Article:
The cottony, head-full-of-cobwebs feeling of struggling to wake up was replaced by a bright spot of pain in Jack’s arm.
“Maybe now you’ll wake up,” Beth said.
Jack rubbed sleep from his eyes, blinking. It was still dark outside, but he could see his dreamcatcher, turning lazily. Beth had turned on his desk lamp, and the light was spilling through her sleep-mussed hair, making it look like it had in Hannah’s pictures.
“So… it worked?”
“You don’t look happy,” Jack said, glancing down at his arm, where she’d pinched him. It looked like it might bruise.
She sighed, and smiled, combing her fingers through her hair. Jack didn’t see any sparkling motes of light dancing around, so he guessed that was a good sign, as well.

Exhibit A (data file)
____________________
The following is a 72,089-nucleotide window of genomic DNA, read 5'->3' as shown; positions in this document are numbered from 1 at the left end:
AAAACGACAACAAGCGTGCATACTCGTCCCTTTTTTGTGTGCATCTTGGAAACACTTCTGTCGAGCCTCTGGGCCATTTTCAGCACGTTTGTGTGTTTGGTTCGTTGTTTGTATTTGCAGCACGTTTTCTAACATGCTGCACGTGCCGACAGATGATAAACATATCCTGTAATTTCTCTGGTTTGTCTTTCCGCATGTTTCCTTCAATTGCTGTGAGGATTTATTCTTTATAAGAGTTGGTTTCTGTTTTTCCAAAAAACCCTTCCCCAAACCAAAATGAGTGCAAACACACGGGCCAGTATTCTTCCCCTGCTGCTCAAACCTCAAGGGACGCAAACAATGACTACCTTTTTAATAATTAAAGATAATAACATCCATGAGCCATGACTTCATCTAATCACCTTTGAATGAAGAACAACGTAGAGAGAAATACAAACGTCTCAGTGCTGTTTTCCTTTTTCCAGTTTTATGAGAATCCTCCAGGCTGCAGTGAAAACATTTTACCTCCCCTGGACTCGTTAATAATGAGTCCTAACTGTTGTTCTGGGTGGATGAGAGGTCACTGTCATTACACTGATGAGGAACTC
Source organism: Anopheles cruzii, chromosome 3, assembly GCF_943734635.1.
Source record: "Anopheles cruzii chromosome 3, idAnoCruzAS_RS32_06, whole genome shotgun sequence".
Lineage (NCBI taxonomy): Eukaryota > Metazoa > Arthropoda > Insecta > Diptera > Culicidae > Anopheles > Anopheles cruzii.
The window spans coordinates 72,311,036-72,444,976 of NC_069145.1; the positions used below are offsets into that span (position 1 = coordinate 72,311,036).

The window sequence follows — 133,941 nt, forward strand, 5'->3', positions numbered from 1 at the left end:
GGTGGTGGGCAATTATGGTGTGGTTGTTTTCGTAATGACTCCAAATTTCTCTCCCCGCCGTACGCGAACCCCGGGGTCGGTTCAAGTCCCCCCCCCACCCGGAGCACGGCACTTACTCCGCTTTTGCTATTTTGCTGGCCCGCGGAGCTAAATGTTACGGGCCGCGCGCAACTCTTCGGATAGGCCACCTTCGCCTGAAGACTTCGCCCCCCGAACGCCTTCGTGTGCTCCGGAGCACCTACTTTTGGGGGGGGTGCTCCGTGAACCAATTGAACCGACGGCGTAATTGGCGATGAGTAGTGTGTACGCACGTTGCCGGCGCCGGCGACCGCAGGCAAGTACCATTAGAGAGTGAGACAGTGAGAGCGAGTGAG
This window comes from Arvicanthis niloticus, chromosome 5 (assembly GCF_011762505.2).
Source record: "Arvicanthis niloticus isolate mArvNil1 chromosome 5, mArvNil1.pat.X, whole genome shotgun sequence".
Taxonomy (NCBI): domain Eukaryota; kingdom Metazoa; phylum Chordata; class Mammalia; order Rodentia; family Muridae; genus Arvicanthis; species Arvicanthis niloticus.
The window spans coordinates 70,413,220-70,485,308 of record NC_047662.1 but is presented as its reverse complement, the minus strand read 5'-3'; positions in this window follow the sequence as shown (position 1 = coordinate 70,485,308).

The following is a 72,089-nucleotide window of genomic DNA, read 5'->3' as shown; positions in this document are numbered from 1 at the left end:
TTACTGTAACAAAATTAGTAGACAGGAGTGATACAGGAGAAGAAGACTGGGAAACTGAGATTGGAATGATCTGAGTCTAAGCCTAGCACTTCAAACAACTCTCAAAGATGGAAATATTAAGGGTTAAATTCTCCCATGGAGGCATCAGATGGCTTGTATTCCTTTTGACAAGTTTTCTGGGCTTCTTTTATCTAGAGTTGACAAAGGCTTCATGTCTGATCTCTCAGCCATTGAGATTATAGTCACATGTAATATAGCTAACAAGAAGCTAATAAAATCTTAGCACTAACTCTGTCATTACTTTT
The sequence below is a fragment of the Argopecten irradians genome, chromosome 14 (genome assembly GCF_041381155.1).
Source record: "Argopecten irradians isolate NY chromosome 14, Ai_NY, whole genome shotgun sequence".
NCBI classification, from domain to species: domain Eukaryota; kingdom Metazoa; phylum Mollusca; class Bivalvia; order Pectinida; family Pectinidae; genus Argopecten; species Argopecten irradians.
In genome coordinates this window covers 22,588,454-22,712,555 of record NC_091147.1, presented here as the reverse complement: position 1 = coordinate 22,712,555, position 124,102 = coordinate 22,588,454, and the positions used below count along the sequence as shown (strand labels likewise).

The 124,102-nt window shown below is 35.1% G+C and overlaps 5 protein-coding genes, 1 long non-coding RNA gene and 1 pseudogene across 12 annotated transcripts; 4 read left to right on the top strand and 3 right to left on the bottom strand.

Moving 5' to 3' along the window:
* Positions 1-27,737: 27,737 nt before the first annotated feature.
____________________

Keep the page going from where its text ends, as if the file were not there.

“It was a good idea, but your execution needs some serious work.” She hugged Jack’s old robe around her, and padded to the door, opening it slowly, peeking down the short flight of stairs.
“Wait, where are you going?”
She yawned. “The Witching hour has passed, so now I’m going downstairs to get some real sleep.”
“But weren’t you—”
Again, the tired smile flickered across her lips. “You dream too loud, Jack.”
She shut the door.
Jack flopped back on his pillows, staring up at the dreamcatcher, watched it turn.